There will be a renewed push this year to raise the age for criminal liability in New York State from 16 to 18. Zack Fink filed the following report.
At 16 years old, Lywan Reed was sentenced up to three years in prison for assaulting someone with a brick, an act he describes as self-defense. But that was just the beginning of his personal nightmare.
"Four months into my stay on Rikers Island, I was sent to Greene Correctional Facility," he said. "The place was crazy. I was terrified. The brutality was crazy, too."
Studies have show that juveniles do not have the same level of brain development as adults. But New York State determined that 16- and 17-year-olds should be treated as adults in the criminal justice system more than 100 years ago, when things were different.
"100 years ago, a 16-year-old was really an adult," said state Senator Diane Savino of Staten Island. "You were embarking on your life. Many of them were getting married. They were having children. They were working."
Now, members of the state's breakaway group of Democratic senators, the Indpendent Democratic Conference, or IDC, have promised a renewed push to raise the age in New York state of criminal liability from 16 to 18.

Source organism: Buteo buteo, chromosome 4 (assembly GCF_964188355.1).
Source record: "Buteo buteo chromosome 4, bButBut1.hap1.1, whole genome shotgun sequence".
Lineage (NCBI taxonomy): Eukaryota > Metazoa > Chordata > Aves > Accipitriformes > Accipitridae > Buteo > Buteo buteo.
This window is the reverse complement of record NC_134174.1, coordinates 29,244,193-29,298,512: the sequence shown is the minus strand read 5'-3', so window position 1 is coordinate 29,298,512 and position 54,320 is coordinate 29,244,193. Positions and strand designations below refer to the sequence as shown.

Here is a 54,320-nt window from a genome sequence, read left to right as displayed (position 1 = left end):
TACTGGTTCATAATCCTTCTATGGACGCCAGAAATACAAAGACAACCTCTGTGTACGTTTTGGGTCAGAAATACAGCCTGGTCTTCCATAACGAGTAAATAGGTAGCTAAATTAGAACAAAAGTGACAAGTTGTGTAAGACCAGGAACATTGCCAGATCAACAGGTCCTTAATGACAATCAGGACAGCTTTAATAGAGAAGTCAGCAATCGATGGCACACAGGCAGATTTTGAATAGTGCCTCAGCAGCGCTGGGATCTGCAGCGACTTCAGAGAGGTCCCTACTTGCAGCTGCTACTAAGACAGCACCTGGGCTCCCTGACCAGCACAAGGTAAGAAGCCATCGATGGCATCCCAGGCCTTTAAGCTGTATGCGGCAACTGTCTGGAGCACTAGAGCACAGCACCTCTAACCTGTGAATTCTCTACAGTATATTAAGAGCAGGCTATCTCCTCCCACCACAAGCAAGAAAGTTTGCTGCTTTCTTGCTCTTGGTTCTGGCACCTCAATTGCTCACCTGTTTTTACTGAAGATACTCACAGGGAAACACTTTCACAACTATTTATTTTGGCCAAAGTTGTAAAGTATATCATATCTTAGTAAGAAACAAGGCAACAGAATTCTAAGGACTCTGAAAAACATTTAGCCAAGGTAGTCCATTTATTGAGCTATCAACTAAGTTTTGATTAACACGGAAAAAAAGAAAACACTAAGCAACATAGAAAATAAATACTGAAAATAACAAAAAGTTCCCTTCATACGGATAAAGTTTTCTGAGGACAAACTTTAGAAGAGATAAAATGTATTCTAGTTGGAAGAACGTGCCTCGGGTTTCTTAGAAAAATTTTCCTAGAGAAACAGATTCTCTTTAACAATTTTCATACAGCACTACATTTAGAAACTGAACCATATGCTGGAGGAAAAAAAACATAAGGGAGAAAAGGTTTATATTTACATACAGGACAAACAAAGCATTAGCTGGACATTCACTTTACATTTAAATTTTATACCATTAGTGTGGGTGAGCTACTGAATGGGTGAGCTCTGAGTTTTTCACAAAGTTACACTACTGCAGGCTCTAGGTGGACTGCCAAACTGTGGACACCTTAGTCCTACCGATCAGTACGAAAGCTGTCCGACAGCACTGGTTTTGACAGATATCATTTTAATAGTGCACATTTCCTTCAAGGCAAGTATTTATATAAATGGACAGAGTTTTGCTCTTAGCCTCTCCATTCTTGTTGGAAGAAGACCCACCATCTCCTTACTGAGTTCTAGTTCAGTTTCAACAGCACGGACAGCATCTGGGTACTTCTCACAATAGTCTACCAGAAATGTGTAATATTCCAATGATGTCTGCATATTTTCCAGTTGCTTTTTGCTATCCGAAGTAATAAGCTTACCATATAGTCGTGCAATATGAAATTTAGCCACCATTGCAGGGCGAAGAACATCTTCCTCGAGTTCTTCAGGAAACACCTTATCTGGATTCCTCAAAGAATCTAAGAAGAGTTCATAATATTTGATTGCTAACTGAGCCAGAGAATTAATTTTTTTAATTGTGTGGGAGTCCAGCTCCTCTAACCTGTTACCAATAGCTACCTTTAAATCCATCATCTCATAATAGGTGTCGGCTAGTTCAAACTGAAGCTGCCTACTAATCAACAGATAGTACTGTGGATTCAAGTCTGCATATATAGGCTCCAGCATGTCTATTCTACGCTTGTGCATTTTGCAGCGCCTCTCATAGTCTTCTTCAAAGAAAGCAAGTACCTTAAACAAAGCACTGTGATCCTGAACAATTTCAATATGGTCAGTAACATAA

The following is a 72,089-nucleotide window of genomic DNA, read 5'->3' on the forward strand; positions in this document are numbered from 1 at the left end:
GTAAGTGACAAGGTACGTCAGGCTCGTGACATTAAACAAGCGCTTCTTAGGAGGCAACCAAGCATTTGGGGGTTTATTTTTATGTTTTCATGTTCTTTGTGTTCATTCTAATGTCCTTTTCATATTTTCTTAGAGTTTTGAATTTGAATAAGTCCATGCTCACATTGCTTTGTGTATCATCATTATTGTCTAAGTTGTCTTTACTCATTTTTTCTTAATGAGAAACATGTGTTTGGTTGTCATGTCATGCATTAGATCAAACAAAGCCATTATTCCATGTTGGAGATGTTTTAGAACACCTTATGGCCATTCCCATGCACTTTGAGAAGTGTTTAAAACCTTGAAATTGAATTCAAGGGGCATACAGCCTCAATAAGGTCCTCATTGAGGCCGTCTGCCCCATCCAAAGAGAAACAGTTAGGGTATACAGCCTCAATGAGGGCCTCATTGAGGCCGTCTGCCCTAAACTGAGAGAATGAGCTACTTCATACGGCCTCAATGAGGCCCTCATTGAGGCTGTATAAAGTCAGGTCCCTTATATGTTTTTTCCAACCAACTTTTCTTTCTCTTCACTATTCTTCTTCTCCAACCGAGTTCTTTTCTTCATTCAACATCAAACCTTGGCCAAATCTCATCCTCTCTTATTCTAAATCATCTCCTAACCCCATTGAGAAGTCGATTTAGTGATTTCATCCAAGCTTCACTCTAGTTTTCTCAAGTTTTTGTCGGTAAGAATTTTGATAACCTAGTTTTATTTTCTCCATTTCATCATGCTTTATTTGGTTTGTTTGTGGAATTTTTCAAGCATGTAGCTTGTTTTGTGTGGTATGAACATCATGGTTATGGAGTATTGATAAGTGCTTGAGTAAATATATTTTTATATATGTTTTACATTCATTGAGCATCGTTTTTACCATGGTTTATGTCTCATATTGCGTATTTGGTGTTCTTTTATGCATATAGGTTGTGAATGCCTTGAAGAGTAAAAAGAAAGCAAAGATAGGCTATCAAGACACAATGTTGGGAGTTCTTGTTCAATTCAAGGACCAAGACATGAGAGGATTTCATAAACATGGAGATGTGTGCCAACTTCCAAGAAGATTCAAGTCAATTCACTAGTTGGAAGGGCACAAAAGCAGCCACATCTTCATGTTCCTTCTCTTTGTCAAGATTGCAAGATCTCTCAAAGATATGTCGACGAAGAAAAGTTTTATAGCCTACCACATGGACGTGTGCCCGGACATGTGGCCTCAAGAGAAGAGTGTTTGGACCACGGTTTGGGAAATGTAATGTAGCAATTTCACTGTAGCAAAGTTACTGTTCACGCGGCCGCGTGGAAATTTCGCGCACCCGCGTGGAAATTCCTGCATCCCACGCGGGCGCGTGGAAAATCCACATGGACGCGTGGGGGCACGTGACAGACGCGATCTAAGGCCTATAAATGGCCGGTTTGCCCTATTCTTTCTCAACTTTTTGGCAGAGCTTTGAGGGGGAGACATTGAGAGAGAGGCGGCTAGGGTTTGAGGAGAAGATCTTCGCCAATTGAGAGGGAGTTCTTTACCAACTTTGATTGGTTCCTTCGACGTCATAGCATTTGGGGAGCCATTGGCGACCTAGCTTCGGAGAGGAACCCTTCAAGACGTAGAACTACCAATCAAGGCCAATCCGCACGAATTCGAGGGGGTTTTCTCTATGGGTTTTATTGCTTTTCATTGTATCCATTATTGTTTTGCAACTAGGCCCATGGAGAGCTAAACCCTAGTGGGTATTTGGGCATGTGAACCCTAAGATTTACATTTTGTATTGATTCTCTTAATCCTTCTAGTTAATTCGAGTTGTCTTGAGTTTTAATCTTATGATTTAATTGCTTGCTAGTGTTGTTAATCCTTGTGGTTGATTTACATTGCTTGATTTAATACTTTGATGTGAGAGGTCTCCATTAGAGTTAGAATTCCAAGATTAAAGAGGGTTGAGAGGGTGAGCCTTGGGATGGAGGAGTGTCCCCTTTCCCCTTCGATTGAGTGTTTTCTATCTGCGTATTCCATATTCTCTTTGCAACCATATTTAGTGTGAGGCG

Raise the age legislation is actually not new in New York State. Governor Andrew Cuomo first proposed this two years ago. We asked what was different this time around that might get it passed."
"I don't want to toot our own horn, but we have been able to achieve a lot of things that have been bottled up for a long time. $15 minimum wage. Paid family leave, which we talked about since the beginning of time. This is something that is extremely important to me," said Jeff Klein, leader of the state Senate's Independent Democratic Conference.
The IDC plans on holding hearings when the new session begins next year,
Supporters of raise the age say it's also a matter of public safety.
"Kids who are hurting hurt other people. So when you go to prison and you are being brutalized by inmates, being brutalized by people who are supposed to be taking care of you, when you come out, you're hurting, and what are you going to do? You're going to hurt other people," said state Senator Jesse Hamilton of Brooklyn.
The new legislative session begins next week